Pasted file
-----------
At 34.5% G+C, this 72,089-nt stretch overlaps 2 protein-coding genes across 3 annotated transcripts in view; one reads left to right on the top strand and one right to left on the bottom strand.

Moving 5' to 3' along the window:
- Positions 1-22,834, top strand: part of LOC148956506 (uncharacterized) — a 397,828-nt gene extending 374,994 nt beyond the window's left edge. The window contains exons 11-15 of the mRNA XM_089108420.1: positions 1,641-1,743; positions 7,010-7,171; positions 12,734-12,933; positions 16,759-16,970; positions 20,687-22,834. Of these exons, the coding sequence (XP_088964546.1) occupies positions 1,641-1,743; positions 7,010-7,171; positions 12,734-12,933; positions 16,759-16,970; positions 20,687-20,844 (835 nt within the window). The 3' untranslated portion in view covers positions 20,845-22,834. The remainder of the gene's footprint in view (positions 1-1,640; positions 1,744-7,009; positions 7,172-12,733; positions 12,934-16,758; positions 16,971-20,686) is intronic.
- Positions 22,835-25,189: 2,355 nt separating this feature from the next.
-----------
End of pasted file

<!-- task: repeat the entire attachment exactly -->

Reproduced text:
At 34.5% G+C, this 72,089-nt stretch overlaps 2 protein-coding genes across 3 annotated transcripts in view; one reads left to right on the top strand and one right to left on the bottom strand.

Moving 5' to 3' along the window:
- Positions 1-22,834, top strand: part of LOC148956506 (uncharacterized) — a 397,828-nt gene extending 374,994 nt beyond the window's left edge. The window contains exons 11-15 of the mRNA XM_089108420.1: positions 1,641-1,743; positions 7,010-7,171; positions 12,734-12,933; positions 16,759-16,970; positions 20,687-22,834. Of these exons, the coding sequence (XP_088964546.1) occupies positions 1,641-1,743; positions 7,010-7,171; positions 12,734-12,933; positions 16,759-16,970; positions 20,687-20,844 (835 nt within the window). The 3' untranslated portion in view covers positions 20,845-22,834. The remainder of the gene's footprint in view (positions 1-1,640; positions 1,744-7,009; positions 7,172-12,733; positions 12,934-16,758; positions 16,971-20,686) is intronic.
- Positions 22,835-25,189: 2,355 nt separating this feature from the next.